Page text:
WEST MIFFLIN, Pa.—Grant McCray was busy preparing trays of chicken fingers and french fries at Kennywood, an amusement park just outside Pittsburgh. It was pushing 90 degrees, but the 19-year-old said he didn’t mind.
Mr. McCray earns $15 an hour cooking for other young people who work at the park’s roller coasters, arcade games and gift shops. Earlier this year, he quit a $10-an-hour job at Chipotle when a friend told him he could earn a lot more at Kennywood, which raised pay for summer employees amid a severe worker shortage. Now he has money left over after splitting $750 a month in rent and utilities with a roommate, he said.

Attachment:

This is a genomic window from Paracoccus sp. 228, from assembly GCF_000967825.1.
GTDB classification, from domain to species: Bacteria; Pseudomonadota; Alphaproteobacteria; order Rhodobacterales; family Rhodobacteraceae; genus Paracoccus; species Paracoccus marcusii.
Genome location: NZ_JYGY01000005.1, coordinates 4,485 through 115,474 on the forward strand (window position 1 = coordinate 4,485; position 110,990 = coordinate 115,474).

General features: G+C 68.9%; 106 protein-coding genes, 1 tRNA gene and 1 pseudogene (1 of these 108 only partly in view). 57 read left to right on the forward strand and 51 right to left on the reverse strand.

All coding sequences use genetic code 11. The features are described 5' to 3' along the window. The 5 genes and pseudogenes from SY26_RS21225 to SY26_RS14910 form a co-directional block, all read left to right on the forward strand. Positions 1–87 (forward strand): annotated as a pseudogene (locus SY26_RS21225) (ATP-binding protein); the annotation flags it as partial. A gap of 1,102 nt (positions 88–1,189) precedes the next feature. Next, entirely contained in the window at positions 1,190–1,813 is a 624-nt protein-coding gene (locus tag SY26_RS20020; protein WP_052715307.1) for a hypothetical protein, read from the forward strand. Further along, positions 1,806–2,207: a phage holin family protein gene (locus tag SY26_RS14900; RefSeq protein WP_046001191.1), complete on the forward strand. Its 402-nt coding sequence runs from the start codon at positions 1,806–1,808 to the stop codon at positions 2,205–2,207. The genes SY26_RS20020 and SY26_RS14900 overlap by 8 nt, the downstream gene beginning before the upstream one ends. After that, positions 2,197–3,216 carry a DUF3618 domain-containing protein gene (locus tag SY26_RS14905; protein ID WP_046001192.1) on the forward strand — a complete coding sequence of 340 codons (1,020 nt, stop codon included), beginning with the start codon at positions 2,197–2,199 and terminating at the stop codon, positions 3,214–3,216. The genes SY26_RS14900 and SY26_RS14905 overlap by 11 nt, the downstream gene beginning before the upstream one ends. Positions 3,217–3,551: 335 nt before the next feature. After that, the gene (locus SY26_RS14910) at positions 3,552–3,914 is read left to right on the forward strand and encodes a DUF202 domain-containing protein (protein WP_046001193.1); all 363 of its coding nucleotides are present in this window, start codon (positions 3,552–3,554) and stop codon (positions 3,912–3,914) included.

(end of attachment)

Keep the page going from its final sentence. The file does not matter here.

“It’s better than all my other jobs,” Mr. McCray said.
The pandemic dealt amusement parks a severe blow last year, and they have been working to staff up amid the reopening this summer, by increasing pay and handing out other perks—from free french fries to free family passes.
Amusement parks across the country have been forced to increase wages. Universal Studios Orlando increased its minimum pay across a range of positions to $15 an hour, up from $13 an hour for 18,000 employees. Cedar Point, an amusement park in Sandusky, Ohio, doubled starting pay to $20 an hour, and it had to reduce its operating hours at the start of the season due a shortage of workers. And Splish Splash, a water park on Long Island, bumped pay up to $18 an hour.